The room of the Conference on Disarmament in Geneva appears almost empty after several diplomats walked out as a pre-recorded message from Russia's foreign minister Sergei Lavrov started playing on March 1, 2022.
FABRICE COFFRINI/POOL/AFP via Getty Images
Diplomats have taken to making grand gestures to admonish the invasion of Ukraine.
Representatives are walking out of high-level meetings and openly criticizing Russia.
One expert told Insider this "political theater," while another said these are "emotional" reactions.
Diplomats and other Western representatives are staging dramatic gestures in high-level diplomatic settings to admonish Russia for its invasion of Ukraine.
More than 140 envoys walked out as Russian Foreign Minister Sergey Lavrov addressed UN Human Rights Council and the Conference on Disarmament on Tuesday.
—U.S. Mission Geneva (@usmissiongeneva) March 1, 2022
At a meeting at the Organization for Security and Co-operation in Europe on Thursday, all ambassadors and representatives from the EU and others walked out as Russia's representative took the floor, according to a tweet from Rikard Jozwiak, Europe editor Radio Free Europe.
Only representatives from Russia, Belarus, Serbia, Armenia, Azerbaijan, the Vatican, and some of the central Asian republics were left in the room, Jozwiak told Insider in an email.
—Rikard Jozwiak (@RikardJozwiak) February 25, 2022
Another jab at diplomatic decorum was taken in a United Nations (UN) Security Council meeting on Sunday.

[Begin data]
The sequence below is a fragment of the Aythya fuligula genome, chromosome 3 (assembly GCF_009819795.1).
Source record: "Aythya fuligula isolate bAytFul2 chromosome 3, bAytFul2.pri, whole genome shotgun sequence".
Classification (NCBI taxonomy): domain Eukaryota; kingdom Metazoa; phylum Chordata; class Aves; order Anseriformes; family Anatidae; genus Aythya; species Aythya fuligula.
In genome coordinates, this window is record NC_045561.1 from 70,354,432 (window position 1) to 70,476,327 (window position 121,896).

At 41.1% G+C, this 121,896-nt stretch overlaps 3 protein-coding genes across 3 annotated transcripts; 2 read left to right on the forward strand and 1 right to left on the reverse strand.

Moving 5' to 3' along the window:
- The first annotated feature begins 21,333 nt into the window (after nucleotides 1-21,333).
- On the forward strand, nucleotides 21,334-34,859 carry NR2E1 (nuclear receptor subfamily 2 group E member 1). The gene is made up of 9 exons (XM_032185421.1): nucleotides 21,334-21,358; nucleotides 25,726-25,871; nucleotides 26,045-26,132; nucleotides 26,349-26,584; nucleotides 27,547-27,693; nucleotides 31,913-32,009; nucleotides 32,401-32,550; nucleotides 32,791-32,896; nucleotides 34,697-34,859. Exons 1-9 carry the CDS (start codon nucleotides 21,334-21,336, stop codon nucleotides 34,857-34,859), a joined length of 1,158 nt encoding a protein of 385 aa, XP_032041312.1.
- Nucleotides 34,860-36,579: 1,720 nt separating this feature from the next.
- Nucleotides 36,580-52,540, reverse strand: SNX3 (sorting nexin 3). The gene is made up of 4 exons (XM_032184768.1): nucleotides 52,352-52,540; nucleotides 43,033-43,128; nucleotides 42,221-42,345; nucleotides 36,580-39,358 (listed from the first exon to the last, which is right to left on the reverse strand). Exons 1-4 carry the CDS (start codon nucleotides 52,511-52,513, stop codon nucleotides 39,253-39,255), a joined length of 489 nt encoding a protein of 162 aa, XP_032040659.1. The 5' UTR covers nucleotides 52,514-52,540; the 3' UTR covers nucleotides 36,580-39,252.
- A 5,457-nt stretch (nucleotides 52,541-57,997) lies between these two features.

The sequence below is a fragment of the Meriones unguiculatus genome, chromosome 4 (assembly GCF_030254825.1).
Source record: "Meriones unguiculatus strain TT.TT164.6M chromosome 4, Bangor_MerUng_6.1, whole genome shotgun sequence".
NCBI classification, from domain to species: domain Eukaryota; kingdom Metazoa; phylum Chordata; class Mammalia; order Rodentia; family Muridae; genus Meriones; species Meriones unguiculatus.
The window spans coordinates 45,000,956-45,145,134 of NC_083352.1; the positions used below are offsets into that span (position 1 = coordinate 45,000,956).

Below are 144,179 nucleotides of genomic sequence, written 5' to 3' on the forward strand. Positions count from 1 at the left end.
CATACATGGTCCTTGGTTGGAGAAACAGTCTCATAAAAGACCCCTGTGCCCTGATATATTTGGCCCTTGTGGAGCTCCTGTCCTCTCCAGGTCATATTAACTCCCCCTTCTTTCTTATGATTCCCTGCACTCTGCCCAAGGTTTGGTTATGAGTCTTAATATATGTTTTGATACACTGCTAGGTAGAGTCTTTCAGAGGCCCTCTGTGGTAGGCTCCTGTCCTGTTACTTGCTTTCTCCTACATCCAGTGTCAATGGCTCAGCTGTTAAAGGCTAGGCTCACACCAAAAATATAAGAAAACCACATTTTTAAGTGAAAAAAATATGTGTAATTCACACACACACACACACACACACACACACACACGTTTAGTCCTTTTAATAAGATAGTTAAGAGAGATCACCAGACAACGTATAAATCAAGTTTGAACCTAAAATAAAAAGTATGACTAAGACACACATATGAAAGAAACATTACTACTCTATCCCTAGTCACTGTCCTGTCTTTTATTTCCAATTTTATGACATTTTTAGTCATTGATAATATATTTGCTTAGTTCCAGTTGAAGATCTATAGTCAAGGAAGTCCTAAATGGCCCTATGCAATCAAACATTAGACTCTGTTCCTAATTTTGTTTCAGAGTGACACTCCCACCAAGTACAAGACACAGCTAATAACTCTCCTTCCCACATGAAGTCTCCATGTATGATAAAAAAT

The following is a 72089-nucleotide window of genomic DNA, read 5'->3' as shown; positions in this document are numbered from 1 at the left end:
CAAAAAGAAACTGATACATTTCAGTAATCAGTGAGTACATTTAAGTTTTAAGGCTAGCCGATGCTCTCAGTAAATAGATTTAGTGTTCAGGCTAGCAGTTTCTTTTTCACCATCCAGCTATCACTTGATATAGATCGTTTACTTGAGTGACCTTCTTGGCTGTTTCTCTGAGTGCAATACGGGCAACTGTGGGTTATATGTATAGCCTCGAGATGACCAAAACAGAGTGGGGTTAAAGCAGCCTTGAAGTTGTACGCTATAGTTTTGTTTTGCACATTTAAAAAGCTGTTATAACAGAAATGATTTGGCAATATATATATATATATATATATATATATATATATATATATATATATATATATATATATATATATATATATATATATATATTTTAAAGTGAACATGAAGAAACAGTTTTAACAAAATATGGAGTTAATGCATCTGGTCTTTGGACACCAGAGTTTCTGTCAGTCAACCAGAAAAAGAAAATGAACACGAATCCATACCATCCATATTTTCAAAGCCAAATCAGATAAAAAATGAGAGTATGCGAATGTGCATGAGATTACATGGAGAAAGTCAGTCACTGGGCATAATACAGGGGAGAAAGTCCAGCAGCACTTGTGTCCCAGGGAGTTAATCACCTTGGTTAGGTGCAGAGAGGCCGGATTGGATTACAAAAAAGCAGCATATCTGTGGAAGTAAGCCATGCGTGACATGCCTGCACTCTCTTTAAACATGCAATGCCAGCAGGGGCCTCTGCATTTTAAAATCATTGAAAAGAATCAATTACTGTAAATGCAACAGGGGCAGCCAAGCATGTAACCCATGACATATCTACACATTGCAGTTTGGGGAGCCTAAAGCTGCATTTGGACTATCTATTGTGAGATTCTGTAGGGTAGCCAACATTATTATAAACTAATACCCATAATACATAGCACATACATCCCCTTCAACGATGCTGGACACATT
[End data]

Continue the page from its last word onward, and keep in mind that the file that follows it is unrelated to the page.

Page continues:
During a heated exchange, Ukrainian Ambassador Sergiy Kyslytsya said the words of Russian Ambassador Vasily Nebenzya "have less value than a hole in the New York pretzel," per Al Jazeera.
Kyslytsya then called the council to take a moment of prayer in memory of those who had been killed during the invasion, per a recording published by C-Span
The moment was quickly interrupted by Nebenzya, who asked the council to remember those who had been killed in Donbas, per C-Span.
Ambassadors and diplomats gather next to Ukraine's ambassador Yevheniia Filipenko (C) as she holds a Ukrainian flag after they walkout while Russia's foreign minister addressed with a pre-recorded video message the Conference on Disarmament in Geneva on March 1, 2022.
FABRICE COFFRINI/AFP via Getty Images
Other countries are also making grand gestures.
The US announced it was expelling 12 Russian diplomats by March 17 on Sunday, alleging that they are "engaging in espionage", NPR reported.
Switzerland on Sunday pointedly mentioned it was foregoing its neutrality to back EU sanctions against Russia, an "unparalleled action," per CNN.
Russia is also getting in some punches. An example is Dmitry Polyanskiy, Russia's representative to the UN, calling the UN security council a "club of worried people" in a tweet on January 30, 2022.
Christoph Meyer, professor of European & international politics at King's College London, told Insider this is "extraordinary behavior," but that "the break-down of relations and some emotional reactions are not surprising and indeed understandable."
"Given what is being played out on the ground and the West ruling out engaging militarily itself, many diplomats may feel deeply angry and powerless to stop what is likely to become a major humanitarian disaster as well as a failure of policy," he said.
For Tyler Kustra, an assistant professor of politics and international relations from the University of Nottingham, this is not necessarily a sign that diplomacy has gone past a breaking point.
For him, the gestures amount to little more than "political theater," but it is a way of "appeasing a domestic audience at a low cost versus an actual substantive action that would harm Vladimir Putin," he said.
"Vladimir Putin doesn't give a flying fig about what people think of him in Brussels, in Washington, or in New York. But he does need this money to continue his war," he said.
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